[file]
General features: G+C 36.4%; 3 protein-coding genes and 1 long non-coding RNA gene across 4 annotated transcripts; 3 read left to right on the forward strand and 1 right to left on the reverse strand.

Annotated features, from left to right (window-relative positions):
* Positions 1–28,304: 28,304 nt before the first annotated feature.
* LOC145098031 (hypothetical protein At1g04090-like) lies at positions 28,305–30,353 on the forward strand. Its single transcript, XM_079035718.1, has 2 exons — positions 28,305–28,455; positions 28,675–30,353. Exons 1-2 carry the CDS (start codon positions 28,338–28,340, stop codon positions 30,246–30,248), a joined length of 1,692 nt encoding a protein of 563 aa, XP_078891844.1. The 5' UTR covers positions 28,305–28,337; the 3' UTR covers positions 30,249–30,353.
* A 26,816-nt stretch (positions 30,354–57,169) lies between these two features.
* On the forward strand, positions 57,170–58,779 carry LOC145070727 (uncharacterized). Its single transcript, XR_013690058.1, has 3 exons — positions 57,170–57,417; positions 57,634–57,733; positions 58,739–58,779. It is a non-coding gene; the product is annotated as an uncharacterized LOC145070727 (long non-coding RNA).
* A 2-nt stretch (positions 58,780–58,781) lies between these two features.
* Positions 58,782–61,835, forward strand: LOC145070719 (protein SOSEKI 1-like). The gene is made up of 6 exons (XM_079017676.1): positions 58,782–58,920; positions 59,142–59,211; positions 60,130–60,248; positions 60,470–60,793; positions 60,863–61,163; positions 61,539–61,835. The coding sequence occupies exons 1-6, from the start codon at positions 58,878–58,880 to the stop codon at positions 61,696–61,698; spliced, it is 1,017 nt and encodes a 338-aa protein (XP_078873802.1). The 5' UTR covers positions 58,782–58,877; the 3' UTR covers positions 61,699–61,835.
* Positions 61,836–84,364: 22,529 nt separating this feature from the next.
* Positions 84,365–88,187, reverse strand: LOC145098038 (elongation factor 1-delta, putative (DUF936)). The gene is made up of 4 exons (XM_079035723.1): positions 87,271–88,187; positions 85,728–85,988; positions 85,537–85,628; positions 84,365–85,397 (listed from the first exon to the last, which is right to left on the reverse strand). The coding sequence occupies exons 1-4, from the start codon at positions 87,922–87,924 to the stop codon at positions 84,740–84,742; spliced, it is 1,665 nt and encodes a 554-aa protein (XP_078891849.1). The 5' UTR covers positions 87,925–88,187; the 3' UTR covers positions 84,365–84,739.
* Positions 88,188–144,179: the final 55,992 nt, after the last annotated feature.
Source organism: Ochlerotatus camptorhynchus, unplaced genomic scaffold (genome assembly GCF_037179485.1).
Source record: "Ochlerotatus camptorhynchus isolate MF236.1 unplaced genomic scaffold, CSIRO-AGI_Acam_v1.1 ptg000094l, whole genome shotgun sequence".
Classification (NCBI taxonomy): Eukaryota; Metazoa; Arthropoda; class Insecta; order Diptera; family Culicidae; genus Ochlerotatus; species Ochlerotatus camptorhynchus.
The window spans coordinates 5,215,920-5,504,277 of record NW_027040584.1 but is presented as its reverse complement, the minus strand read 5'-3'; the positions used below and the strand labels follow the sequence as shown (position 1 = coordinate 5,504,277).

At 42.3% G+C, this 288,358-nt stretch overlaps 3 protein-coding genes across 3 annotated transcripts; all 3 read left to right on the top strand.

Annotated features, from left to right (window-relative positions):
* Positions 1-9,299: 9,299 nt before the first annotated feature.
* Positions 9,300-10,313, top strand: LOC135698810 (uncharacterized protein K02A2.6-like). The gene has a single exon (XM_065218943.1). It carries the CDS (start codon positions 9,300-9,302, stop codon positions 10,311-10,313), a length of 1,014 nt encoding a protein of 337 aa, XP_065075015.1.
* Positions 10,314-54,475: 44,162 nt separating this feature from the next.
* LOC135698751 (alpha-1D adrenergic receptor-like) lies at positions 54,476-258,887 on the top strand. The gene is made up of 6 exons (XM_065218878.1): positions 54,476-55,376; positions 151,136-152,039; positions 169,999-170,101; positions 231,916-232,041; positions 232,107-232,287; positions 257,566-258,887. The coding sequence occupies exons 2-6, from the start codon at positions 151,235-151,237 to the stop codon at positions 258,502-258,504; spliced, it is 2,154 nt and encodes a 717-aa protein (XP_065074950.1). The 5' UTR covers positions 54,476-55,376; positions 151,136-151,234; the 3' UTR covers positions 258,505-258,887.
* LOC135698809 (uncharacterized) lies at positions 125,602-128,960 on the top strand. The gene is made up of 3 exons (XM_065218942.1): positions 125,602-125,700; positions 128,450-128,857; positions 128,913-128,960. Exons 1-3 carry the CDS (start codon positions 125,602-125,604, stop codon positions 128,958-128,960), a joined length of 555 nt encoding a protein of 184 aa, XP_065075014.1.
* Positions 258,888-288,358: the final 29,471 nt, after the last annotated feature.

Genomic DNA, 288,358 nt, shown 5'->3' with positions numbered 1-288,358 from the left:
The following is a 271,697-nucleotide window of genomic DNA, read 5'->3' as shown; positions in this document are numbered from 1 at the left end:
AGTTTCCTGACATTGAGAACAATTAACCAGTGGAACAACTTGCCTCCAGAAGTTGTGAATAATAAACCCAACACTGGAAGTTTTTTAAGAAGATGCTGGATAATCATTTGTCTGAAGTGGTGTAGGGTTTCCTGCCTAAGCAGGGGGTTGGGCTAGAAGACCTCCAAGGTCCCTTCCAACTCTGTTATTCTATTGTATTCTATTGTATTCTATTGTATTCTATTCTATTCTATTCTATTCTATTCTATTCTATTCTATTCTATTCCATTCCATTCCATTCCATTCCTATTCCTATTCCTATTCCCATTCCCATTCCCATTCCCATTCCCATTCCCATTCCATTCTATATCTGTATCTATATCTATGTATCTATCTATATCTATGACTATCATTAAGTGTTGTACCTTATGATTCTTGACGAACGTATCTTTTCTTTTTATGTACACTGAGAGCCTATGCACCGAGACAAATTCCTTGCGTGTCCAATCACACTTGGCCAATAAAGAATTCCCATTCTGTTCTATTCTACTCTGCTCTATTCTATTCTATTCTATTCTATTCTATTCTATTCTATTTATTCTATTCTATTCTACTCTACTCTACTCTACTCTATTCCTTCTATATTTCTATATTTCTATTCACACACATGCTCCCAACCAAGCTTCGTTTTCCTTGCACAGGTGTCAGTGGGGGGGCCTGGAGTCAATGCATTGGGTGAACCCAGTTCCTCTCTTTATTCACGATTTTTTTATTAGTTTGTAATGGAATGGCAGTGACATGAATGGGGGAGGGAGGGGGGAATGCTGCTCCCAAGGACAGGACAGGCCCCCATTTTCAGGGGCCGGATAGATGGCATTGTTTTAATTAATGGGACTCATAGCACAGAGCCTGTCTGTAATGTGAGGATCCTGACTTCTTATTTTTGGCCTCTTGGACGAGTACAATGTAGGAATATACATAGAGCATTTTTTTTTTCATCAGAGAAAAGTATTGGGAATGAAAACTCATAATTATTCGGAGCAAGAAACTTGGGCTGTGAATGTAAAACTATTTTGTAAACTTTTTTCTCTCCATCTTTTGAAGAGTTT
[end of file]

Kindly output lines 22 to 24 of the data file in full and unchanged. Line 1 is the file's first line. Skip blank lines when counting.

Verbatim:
* LOC135698809 (uncharacterized) lies at positions 125,602-128,960 on the top strand. The gene is made up of 3 exons (XM_065218942.1): positions 125,602-125,700; positions 128,450-128,857; positions 128,913-128,960. Exons 1-3 carry the CDS (start codon positions 125,602-125,604, stop codon positions 128,958-128,960), a joined length of 555 nt encoding a protein of 184 aa, XP_065075014.1.
* Positions 258,888-288,358: the final 29,471 nt, after the last annotated feature.

Genomic DNA, 288,358 nt, shown 5'->3' with positions numbered 1-288,358 from the left: